How to get a lower JB Robinson credit card payment?

Discuss anything related to interest rates & fees, like balance transfer offers, low rate cards, annual fees, etc.
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kambur8
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How to get a lower JB Robinson credit card payment?

Postby kambur8 » Sat Sep 28, 2013 1:37 pm

I read an article about how this was a good site to come ask questions about obscure cards that are less common. Mine is the JB Robinson Jewelers credit card. I signed up for it at the Grand Junction location to buy a diamond tennis bracelet for approximately $2300. This was over a year ago and I am still paying it off.

The strange thing is they charge you a different rate depending on what state you live in.

  • AL: 18% to 21%
  • AR: 5%
  • CO, GA, IN, MS, OK, TN, TX, VT, WY: 21%
  • DC, MD: 24%
  • HI, MA, MN, NC: 18%
  • NE: 21% to 18%
  • All other states 24.99%
It doesn't seem very fair that if I lived 15 miles over across the border my APR would be almost 4% less, 21% versus 24.99%. And why if I lived in Arkansas would I only pay 5%?

This seems unfair for you to have a lower or higher payment based on the state you live in. Why is that allowed to do because I have never seen a bank credit card do that. Next time I buy jewelery I won't be using this unless I move to Arkansas!


kambur8
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Postby kambur8 » Sat Sep 28, 2013 5:43 pm

I called JB Robinson's customer service and they said the reason for having different rates by state is because different laws have rules on how much interest can be charged there.

Then why don't other banks like Chase or Citi have to do the same with their credit cards?

Midori
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Postby Midori » Sun Sep 29, 2013 2:11 pm

Who issues the JB Robinson's card? For example, Lowes and Home Depot have credit cards that are issued by GECRB, not Lowes or Home Depot. But from what I see, it looks like JB Robinson might actually issue their own card themselves?

This is just a guess, but wouldn't a credit card issued by a bank with a federal charter (like Chase or Citi), with the classification of "National Bank", operate with federal rules, but maybe a credit card issued by, say, a state bank, would operate with more attention to state laws? Because federal law trumps state law. I know when I pay my Chase card, I pay it to Chase, N.A., and I pay my Citi card to Citibank, N.A., rather than Chase, TX and Citibank, TX. But when I pay my health insurance, I pay it to Blue Cross Blue Shield of TX, which operates under different rules than BCBS of NH, or BCBS of IL.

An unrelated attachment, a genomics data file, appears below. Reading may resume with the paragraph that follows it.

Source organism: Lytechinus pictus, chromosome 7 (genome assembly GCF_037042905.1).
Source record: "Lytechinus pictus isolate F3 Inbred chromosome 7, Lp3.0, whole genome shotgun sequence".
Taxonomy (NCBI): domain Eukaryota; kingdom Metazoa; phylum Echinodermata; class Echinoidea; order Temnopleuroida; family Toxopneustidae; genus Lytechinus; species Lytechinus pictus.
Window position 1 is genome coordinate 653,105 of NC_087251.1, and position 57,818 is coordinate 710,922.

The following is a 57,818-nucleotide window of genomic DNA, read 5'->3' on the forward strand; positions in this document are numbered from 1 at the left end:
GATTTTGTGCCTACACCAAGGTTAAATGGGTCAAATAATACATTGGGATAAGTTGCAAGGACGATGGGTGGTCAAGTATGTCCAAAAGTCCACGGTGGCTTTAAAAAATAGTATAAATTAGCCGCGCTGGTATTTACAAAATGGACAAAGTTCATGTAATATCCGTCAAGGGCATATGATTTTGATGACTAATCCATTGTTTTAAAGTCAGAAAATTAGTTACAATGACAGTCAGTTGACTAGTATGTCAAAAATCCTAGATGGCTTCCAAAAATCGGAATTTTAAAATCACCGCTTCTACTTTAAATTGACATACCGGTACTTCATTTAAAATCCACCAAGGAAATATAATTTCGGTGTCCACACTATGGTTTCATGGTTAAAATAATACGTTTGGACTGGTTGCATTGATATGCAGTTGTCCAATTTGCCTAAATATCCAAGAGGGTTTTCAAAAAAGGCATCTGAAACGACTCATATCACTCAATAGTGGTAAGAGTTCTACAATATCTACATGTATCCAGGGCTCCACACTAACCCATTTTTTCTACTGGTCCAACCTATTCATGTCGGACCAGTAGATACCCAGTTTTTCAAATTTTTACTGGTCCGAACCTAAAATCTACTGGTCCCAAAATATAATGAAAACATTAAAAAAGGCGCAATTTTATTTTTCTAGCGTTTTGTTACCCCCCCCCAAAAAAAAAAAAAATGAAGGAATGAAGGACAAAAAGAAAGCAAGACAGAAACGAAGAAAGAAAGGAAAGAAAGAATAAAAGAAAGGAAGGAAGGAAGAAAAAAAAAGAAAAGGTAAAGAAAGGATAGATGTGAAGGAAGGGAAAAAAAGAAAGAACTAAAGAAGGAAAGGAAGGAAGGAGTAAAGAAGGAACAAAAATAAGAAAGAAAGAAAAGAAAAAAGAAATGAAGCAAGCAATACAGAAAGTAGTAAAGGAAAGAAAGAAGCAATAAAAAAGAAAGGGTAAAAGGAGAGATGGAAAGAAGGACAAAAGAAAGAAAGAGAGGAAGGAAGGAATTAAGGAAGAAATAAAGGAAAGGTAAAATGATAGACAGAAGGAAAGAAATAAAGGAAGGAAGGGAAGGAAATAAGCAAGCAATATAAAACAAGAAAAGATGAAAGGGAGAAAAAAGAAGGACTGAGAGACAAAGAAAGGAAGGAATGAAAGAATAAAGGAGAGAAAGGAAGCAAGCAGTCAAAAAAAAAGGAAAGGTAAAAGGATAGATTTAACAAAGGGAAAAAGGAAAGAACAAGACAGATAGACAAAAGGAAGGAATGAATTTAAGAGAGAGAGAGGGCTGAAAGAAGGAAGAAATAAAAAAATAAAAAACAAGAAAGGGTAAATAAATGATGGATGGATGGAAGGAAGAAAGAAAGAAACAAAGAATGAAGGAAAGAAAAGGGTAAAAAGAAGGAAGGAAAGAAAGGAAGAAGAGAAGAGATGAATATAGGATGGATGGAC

So, depending on who backs the jewelry store credit card-- or if they issue and manage it in-house--- it would have an affect on what rules it operates under. Interestingly enough, their Terms actually addresses this issue: if you moved 15 miles away to a different state, or moved to Arkansas, and updated your mailing address, new purchases would have interest charged at the new state's rate, but your preexisting purchases would continue to be charged at the rate of the state you lived in when the contract was entered into, until paid off.

kambur8
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Postby kambur8 » Sun Sep 29, 2013 6:45 pm

That might be it because I am 99% sure that JB Robinson doesn't use an outside bank like a lot of stores do. This might have something to do with South Dakota and not operating out of there because the big banks do that and that's how they get away with usury.

That is peculiar that even if I were to move to Arkansas I would still owe the rate from the state I lived at time of purchase, don't you think? It's too bad I don't have a relative there because I would use their house, with permission, to have my bill sent to them to qualify for the 5% on future purchases.

takeshi
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Postby takeshi » Mon Sep 30, 2013 9:39 am

kambur8 wrote:It doesn't seem very fair that if I lived 15 miles over across the border my APR would be almost 4% less, 21% versus 24.99%.

A border is a border. Fair is sticking to the border and not making exceptions. You seem to be confusing "fair" with "beneficial to me".

Did you not read and understand the terms before signing? It's definitely too late at this point.

kambur8 wrote:Why is that allowed to do because I have never seen a bank credit card do that.

Federal banks are largely exempted from (and/or take advantage of loopholes around) state usury laws from my quick Googling. If you want to talk unfair....

kambur8 wrote:That might be it because I am 99% sure that JB Robinson doesn't use an outside bank like a lot of stores do.

It's clearly stated in the terms on their site. If they used a bank to service their card then they would be mentioned in the terms.
http://www.jbrobinson.com/webapp/wcs/stores/servlet/CreditTermsConditionsView?storeId=10510&catalogId=10001&langId=-1
In this J.B. Robinson Jewelers Retail Installment Credit Agreement ("Agreement"), the words "you" and "your" refer to any person who signs the Application for this Account or this Agreement, or has requested and is issued a J.B. Robinson Jewelers credit card. "We" "us" and "our" refer to Sterling Jewelers Inc., d/b/a J.B. Robinson Jewelers, P.O. Box 3680, Akron, OH 44309-3680, its subsidiaries and affiliates, and any person to whom this Agreement, your Account, and/or any amount due on your Account may be assigned.


kambur8 wrote:That is peculiar that even if I were to move to Arkansas I would still owe the rate from the state I lived at time of purchase, don't you think?

Not at all. Terms are established when you sign up. Unless the contract states otherwise terms don't change.



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